Design for an Octagonal Table and Top (Recto); Design for altar or tomb monument (Verso)
Anonymous, Italian, 16th century (Italian, active Central Italy, ca. 1550–1580)
Pen and brown ink, brush and gray-brown wash (recto); pen and brown ink, brush and brown wash (verso)
Overall: 16 1/8 x 10 3/4 in. (41 x 27.3 cm)
Drawings, Ornament & Architecture
Rogers Fund, 1966
Not on view
This drawing comes from an album with designs by or for an Italian cabinet maker. It shows a design for an octagonal table with two variants for its base. A client would choose either the left or right table leg, which would then most likely be tripled to form a triangular base. The octagonal entablature, shown from above, was meant to be decorated in a geometrical intarsia pattern for which different wood species would be used. In some cases, the top would even be reversible and have decorations on both sides. Tables like this one were meant as display pieces and had a (semi-) permanent location within the interior. Lighter folding tables were also in use which could be carried over to a particular location where it was of need at the time.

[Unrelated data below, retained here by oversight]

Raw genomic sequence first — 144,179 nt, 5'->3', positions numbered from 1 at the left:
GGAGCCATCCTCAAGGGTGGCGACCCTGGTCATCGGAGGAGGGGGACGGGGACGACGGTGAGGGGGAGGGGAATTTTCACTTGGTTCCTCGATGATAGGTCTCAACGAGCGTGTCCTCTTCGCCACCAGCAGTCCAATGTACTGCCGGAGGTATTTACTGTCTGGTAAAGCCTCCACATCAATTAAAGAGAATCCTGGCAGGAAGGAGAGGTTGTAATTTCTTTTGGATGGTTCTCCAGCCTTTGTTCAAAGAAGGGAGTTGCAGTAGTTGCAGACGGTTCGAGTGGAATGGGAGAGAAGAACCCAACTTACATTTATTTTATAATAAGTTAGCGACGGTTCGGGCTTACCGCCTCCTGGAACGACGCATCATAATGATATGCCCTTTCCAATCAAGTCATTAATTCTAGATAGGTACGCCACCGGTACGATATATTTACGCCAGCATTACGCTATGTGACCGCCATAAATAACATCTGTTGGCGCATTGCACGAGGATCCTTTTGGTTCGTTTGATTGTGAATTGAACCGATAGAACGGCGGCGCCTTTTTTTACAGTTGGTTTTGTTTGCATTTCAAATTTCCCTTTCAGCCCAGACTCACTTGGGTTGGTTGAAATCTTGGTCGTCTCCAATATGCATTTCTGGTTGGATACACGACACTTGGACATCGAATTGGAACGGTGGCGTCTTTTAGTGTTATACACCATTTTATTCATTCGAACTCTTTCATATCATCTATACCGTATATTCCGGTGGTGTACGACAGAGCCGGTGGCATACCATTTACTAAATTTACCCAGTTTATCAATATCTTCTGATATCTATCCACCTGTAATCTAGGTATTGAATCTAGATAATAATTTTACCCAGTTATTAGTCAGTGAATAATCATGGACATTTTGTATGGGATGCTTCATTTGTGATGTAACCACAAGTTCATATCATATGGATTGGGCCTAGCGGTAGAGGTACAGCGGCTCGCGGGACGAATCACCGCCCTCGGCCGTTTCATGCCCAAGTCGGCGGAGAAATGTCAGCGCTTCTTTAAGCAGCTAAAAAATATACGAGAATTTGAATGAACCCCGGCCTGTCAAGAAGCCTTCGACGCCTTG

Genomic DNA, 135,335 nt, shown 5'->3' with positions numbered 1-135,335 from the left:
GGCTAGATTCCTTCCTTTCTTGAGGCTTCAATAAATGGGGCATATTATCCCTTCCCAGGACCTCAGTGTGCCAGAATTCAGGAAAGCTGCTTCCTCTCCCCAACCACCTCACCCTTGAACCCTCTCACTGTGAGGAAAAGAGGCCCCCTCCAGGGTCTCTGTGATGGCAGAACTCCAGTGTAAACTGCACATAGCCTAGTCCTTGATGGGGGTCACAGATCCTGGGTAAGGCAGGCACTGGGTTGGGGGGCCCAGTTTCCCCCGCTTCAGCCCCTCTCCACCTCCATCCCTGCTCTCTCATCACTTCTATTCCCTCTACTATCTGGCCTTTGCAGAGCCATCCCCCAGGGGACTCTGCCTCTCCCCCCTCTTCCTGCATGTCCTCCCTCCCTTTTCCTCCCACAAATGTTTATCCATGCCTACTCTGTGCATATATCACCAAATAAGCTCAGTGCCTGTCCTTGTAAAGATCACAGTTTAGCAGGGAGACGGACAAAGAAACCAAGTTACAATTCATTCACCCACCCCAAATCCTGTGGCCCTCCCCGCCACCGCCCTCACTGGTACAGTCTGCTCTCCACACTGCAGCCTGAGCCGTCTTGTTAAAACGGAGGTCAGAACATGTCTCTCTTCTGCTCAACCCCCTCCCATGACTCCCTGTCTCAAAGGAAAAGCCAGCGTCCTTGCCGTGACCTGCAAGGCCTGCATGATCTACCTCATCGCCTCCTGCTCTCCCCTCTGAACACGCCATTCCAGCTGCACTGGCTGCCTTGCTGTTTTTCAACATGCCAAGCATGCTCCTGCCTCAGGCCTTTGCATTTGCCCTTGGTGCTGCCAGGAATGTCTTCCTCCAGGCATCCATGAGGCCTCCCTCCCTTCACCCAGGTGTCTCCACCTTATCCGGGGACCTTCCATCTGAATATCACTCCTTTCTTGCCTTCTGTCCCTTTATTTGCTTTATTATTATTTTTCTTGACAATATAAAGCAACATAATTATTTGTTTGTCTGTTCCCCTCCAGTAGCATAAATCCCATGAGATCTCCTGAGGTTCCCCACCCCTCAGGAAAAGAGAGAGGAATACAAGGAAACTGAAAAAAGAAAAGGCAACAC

Vendor: De Beer Fine Art Ltd. (London)
The Metropolitan Museum of Art. "Living in Style: Five Centuries of Interior Design from the Collection of Drawings and Prints," June 17, 2013–September 9, 2013.